Finally Cutting Hay

It’s after 9:30 as I sit down to write this, and I have to be up before five to pick the things we’re taking to the farmer’s market tomorrow.  Even during these long days, there just aren’t enough daylight hours to keep up.

I was finally able to start cutting our hay, nearly a month later than I would have preferred.  It’s just been too wet.  We need a minimum of five dry days to get it done.  I’m gambling that it won’t rain for a while.   But at this point I don’t feel I have a lot to lose.    If it spoils, I’ll just try to do better this fall.

There were plenty of great photo opportunities today, but alas, I forgot to take my phone (which is also my camera).

I rousted two fawns, and innumerable rabbits and mice.  The fawns had been hidden in the tall grass by their mothers and only ran when the mower was dangerously close.   Fawns are very pretty, but I’m not happy with our resident deer these days.  A couple of them walked through my cantaloupe garden, eating the tops out of many of the plants.  Having spent many long hours working that garden, and being fond of the melons, that greatly annoyed me.  Then this morning I discovered they’d done the same thing in my okra patch.  I can’t recall ever having deer eat okra and cantaloupe plants.  It’s not as if there isn’t anything else to eat these days.

After the farmer’s market it’s back to cutting hay.  Then in a couple of days (hopefully) I’ll start raking and baling it.  It will be nice to have it behind us.

6 comments on “Finally Cutting Hay

  1. shoreacres says:

    I hope your weather holds and everything goes without a hitch. (I’m assuming, of course, that you’re not using horses in your cutting, making any kind of hitch unnecessary.)

    An update: the chicken breasts I bought from the organic farm are wonderful. Not only is the taste amazing, I assumed a half would be a meal for me. Au contraire. Without added water, they don’t shrink in cooking. One $9 full breast = four meals for me, which is significantly less than the price of a fast-food grilled chicken sandwich. Even in strictly economic terms, that’s a deal. The reflexive argument that “organic’s too expensive” doesn’t necessarily hold true. One of those breasts could feed a family of four, especially if prepared in a stir-fry or some other dish that combined the meat with veggies, pasta and so on.

    Now, on to the beef.

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    • Bill says:

      Wonderful! Lately I’ve had several folks tell me that they had no idea (or in one case had forgotten) how good chicken is supposed to be. You make an excellent point about the added water in factory chickens. We had several customers at the farmers market today who bought veggies from us last week for the first time and came back today excited to buy more, raving about how great they were. It’s a good feeling (so I hope you’ll let your farmer know how much you’re enjoying the food he raised).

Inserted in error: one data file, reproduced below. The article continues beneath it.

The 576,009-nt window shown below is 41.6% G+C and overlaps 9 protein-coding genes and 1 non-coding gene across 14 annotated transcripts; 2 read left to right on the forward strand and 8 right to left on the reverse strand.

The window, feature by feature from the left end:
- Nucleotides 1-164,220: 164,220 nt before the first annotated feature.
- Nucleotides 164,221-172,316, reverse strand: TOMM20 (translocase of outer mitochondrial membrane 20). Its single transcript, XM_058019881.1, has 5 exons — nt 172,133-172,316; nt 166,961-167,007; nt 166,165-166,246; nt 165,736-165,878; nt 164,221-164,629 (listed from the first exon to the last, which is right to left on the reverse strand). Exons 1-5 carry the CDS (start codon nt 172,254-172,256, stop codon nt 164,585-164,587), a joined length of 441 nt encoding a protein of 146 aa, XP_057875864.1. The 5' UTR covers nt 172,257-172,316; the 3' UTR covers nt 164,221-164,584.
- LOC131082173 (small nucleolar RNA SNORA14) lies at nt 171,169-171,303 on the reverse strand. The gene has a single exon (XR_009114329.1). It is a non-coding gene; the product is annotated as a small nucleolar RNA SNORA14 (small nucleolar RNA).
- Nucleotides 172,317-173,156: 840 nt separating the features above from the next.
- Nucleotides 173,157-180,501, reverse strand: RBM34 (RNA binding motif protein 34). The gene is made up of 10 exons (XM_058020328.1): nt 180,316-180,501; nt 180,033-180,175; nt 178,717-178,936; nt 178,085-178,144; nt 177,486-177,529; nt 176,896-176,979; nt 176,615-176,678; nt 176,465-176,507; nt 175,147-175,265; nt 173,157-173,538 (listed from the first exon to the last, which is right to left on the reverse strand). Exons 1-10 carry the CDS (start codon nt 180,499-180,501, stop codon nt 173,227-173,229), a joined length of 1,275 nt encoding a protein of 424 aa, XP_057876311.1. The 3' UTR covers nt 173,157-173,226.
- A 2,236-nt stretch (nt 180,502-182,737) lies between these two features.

I’m very interested to find out how you like the grass-fed beef.

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  2. Bob Braxton says:

    disappointing and sad

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    • Bill says:

      Yes and very frustrating. I talked to a neighbor who is a vegetable farmer this afternoon and he is just beside himself about it. The deer have destroyed his strawberries, tomatoes, green beans and corn and he can’t come up with any way to stop them (and he’s tried nearly everything). Luckily for us they’ve respected the net fencing we use but we don’t have enough of it to protect every garden. I could buy more but it’s very expensive and I’m afraid it’s only a matter of time till they start hopping over it.

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  3. Deer have been an issue for farmers here for a few years now, and not much has been done to resolve the problem – a committee was struck about 3 years ago, they submitted their recommendations 2 years ago, and now another committee has been convened to decide which options should be pursued. Sigh. Things look promising though – the poshest district in the nearby city has now been found by the deer, who are enjoying manicured landscaping and – gasp! – the golf courses – it has been on the front page of the newspaper twice this week. I feel sure action will be taken shortly. Not that I’m bitter about this, but no one was willing to do anything drastic while it was only their food supply, but threaten the roses and the golf greens and heads must roll.

    We got our hay done last week, but despite the forecast being for a straight week of no rain, we got rained on the day we cut, for about 2 hours, with another shower in the night. We did get a couple of good drying days after that, but it wasn’t a good start. The resident bald eagle pair and a couple of ravens had a literal field day, cleaning up all the wee creatures who were suddenly homeless – it’s kind of sad, but it’s a natural cycle as well.

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    • Bill says:

      It’s an exasperating problem. I wake up every morning wondering whether deer have put us out of business over night. Hopefully something positive will happen where you are. In Virginia it is my perception that the laws on hunting and game are controlled by the influence of “sportsmen” and hunting advocacy groups. These seem most frequently to be folks who like to dress up in hunting clothes a few times a year and drive from the suburbs out to the country to shoot at deer. I’m not bitter either. Grr….

      Sorry about your hay. I fret about it every year and this year has been especially frustrating. Ours seems to be drying well. I’ll cut more today then probably start raking tomorrow and hopefully baling on Tuesday. We’ll see what Mother Nature has to say about that.

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